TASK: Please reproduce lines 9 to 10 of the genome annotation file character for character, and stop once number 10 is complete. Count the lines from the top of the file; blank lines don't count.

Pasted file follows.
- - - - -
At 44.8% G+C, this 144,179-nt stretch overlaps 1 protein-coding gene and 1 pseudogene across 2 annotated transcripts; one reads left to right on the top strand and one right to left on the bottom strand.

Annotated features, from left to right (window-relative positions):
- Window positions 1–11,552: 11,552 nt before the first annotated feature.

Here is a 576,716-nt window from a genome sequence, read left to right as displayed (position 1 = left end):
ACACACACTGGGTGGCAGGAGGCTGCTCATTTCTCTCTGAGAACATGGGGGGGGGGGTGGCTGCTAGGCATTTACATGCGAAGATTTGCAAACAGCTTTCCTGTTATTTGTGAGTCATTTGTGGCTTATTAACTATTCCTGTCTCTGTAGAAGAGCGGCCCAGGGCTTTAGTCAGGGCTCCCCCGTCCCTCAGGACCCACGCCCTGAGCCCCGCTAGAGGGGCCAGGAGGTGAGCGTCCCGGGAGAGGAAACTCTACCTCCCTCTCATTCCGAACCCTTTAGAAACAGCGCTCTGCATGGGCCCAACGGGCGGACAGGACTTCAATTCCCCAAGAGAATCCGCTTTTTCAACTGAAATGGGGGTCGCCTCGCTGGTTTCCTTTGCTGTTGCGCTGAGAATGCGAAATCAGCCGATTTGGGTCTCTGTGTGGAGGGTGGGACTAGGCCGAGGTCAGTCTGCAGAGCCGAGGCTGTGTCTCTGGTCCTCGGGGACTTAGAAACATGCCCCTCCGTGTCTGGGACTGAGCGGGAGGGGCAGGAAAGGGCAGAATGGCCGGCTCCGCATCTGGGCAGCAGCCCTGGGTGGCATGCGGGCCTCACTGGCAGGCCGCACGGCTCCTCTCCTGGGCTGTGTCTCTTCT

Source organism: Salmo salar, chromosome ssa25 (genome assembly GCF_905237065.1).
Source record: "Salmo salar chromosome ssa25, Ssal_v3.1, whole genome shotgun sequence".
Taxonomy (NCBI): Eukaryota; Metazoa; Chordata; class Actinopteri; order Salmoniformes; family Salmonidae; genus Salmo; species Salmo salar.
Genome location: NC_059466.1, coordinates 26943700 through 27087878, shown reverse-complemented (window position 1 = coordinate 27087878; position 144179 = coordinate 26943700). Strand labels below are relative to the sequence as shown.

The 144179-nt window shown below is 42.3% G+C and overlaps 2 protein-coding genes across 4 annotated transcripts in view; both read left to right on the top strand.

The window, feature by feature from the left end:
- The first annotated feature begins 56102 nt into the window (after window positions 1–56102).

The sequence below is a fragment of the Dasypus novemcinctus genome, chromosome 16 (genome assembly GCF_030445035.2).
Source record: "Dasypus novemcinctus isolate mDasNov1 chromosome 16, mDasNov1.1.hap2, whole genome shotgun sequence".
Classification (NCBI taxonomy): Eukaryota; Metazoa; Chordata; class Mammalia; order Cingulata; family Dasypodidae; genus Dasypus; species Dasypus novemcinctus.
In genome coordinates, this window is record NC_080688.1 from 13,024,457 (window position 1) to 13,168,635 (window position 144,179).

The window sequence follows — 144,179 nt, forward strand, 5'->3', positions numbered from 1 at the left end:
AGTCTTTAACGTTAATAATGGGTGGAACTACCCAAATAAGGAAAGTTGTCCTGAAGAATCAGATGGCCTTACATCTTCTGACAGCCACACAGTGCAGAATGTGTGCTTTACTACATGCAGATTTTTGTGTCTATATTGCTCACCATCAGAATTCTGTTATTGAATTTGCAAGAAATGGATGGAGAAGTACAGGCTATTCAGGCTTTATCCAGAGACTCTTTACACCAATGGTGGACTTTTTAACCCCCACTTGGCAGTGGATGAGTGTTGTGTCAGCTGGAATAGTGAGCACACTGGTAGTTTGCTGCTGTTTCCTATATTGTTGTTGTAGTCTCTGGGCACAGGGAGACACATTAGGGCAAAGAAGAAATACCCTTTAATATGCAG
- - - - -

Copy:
Genome location: NC_059466.1, coordinates 26943700 through 27087878, shown reverse-complemented (window position 1 = coordinate 27087878; position 144179 = coordinate 26943700). Strand labels below are relative to the sequence as shown.

The 144179-nt window shown below is 42.3% G+C and overlaps 2 protein-coding genes across 4 annotated transcripts in view; both read left to right on the top strand.